Articles Posted in Supplemental Security Income

A recent news feature from Forbes deals with a rather complex issue involving Social Security disability benefits for adult children with disabilities. While the term “adult children” sounds a bit odd, we are talking about someone’s son or daughter who is now an adult.

the-gamble-914483-mThe article followed a couple that went to the Social Security Administration (SSA) office to deal with an issue involving their Social Security Old Age and Retirement benefits. This is what most people think of when they are talking about Social Security benefits. These are benefits you receive if you have worked and paid taxes and reach a certain age when you are supposed to be able to retire. Continue reading

There is no question that applying for Social Security Disability Insurance (SSDI) benefits or Supplemental Security Income (SSI) benefits can be a long and difficult process, especially for the claimant who is not represented by experienced disability counsel. Once a claimant finally gets declared disabled and is deemed eligible for Social Security benefits, he she will obviously depend on those benefits to make ends meet and help take care of his or her family. If those benefits were to stop being deposited in claimant’s bank account without warning, that would not only be inconvenient, but could subject a claimant to a significant hardship.

wealthAccording to a recent news article form Kiro 7 News, thousands of Supplemental Security Income beneficiaries were shocked to discover the monthly direct deposit for their disability benefits was not made last month. The United States Social Security Administration (SSA) has stated that there was some kind of problem with the Supplemental Security Income benefits payment file. Continue reading

The United States Social Security Administration (SSA) is the federal agency responsible for the oversight and administration of the Social Security Disability Insurance (SSDI) and the Supplemental Security Income (SSI) programs. These are two different programs. While both programs are designed to provide benefits for disabled Americans, they operate differently and have different requirements for qualification for disability benefits.

question-mark-1323680-mIn a recent news article from Public Opinion, a manager from a local SSA office explained the difference between Social Security Disability Insurance and Supplemental Security Income. As the manager describes, Social Security Disability Insurance is based upon the prior earnings of a disabled claimant. This program obtains funding by taxes workers pay into Social Security taxes, which are withheld from each paycheck. Continue reading

Anyone at any age can develop cancer without prior warning. While many people may not be aware of this unfortunate fact, each year thousands of newly diagnosed cancer patients in the United States will be under the age of 20 at time of diagnosis, according to a recent news feature from Tribune Star. Many of these victims are young children. It is hard to imagine anything worse than being told your child has cancer, and, as September is National Childhood Cancer Awareness month, it is worth taking a brief moment to think about these young victims and their families.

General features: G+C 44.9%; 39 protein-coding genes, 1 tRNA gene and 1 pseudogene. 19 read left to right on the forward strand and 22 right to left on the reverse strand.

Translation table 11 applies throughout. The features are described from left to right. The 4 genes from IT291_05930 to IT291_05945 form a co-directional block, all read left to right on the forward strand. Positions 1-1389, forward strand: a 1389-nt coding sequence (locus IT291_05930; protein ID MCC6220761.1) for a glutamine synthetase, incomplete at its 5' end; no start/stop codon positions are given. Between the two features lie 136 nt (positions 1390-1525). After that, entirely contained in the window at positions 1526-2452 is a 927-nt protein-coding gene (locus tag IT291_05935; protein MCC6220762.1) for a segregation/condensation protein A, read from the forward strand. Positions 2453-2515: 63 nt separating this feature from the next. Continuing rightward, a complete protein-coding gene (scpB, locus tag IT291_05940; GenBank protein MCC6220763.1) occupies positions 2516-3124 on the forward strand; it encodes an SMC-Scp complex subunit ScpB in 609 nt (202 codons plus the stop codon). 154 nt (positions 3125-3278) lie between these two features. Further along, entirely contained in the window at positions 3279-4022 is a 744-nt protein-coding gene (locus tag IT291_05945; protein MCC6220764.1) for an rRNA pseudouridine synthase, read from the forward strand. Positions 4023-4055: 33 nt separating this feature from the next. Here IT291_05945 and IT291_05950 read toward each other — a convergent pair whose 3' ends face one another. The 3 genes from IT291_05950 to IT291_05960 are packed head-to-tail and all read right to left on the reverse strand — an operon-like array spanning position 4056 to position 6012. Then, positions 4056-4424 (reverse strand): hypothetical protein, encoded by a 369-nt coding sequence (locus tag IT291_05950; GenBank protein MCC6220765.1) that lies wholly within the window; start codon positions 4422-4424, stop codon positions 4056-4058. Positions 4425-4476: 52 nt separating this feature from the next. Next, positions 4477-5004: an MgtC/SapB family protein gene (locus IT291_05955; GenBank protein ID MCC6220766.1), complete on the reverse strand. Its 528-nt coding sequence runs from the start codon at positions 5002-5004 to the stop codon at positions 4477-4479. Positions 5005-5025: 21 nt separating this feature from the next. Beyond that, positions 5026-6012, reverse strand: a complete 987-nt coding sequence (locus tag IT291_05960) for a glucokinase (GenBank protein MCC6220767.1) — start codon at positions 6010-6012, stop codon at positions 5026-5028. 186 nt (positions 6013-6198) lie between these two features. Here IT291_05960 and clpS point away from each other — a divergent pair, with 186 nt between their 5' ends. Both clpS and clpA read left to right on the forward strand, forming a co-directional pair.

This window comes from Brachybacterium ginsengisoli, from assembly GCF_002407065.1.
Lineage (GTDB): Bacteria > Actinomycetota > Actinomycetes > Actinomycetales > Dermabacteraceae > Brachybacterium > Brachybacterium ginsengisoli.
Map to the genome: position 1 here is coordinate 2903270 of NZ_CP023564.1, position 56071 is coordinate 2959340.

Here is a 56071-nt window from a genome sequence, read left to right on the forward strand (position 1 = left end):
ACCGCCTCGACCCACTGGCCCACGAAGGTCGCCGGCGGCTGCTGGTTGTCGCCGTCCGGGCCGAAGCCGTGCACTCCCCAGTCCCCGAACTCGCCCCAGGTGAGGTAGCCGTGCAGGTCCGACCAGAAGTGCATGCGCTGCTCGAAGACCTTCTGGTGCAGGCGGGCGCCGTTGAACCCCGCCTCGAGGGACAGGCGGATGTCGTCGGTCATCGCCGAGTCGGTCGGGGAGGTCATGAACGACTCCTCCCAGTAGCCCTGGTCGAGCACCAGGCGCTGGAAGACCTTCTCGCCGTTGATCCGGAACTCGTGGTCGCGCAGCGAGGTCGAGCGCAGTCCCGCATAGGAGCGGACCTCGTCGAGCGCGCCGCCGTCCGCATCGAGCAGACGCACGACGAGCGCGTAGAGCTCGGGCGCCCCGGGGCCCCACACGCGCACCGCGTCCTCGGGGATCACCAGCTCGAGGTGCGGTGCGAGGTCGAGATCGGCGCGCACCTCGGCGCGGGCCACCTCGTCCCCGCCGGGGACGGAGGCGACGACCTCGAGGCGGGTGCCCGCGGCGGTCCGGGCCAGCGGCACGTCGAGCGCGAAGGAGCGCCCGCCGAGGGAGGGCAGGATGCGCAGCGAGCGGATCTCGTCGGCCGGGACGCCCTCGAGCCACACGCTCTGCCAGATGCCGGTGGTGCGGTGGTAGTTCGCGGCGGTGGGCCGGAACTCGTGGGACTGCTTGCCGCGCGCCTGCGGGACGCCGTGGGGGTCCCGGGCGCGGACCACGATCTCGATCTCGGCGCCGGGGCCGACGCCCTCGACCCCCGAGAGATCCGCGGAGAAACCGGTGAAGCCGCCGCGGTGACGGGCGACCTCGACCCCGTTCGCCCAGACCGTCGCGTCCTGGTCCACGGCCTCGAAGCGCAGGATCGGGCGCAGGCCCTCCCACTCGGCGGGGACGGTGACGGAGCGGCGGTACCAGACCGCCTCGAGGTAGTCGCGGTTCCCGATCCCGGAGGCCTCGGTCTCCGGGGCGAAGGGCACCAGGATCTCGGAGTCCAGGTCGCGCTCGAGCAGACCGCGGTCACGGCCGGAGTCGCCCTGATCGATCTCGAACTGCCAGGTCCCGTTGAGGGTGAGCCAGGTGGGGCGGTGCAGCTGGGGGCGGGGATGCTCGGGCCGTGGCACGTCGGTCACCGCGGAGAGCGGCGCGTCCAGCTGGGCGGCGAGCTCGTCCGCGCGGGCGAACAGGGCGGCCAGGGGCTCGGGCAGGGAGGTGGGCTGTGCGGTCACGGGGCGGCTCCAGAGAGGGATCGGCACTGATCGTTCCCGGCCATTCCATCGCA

watch-children-1415869-mWhile many people are aware of the Social Security Disability Insurance (SSDI) program, which is designed to proved benefits for disabled adults who can no longer work due to a disability, many are not aware of the Supplemental Security Income (SSI) program, also administered by the Social Security Agency (SSA), and how it may be able to provide benefits to families caring for a child diagnosed with cancer. Continue reading

Social Security Disability Insurance (SSDI) benefits are available to workers who paid taxes long enough to have “paid into the system” and have become disabled for reasons other than an on-the-job injury. On-the-job injuries are typically covered by workers’ compensation benefits.

calculator1However, in the case of disabled children, the elderly, and blind individuals, it may be difficult or impossible to qualify for Social Security Disability Benefits due to the fact these people may never have worked, or even if they had worked at one time, had not worked long enough or recently enough to have paid into the system. One can only pay into the system by working enough fiscal quarters immediately prior to becoming disabled, and thus having earned enough quarterly credits. Continue reading

When people think of the Social Security disability benefits program, they are normally thinking of the Social Security Disability Insurance (SSDI) program. SSDI is a program where workers have taxes withheld from their paychecks each pay period. Some of the tax withheld goes to federal and state income and some goes to fund federal benefits programs like the Social Security programs. However, the money is then further divided and some goes to fund the Social Security retirement fund and some goes to fund the Social Security disability programs. SSDI is one of these programs.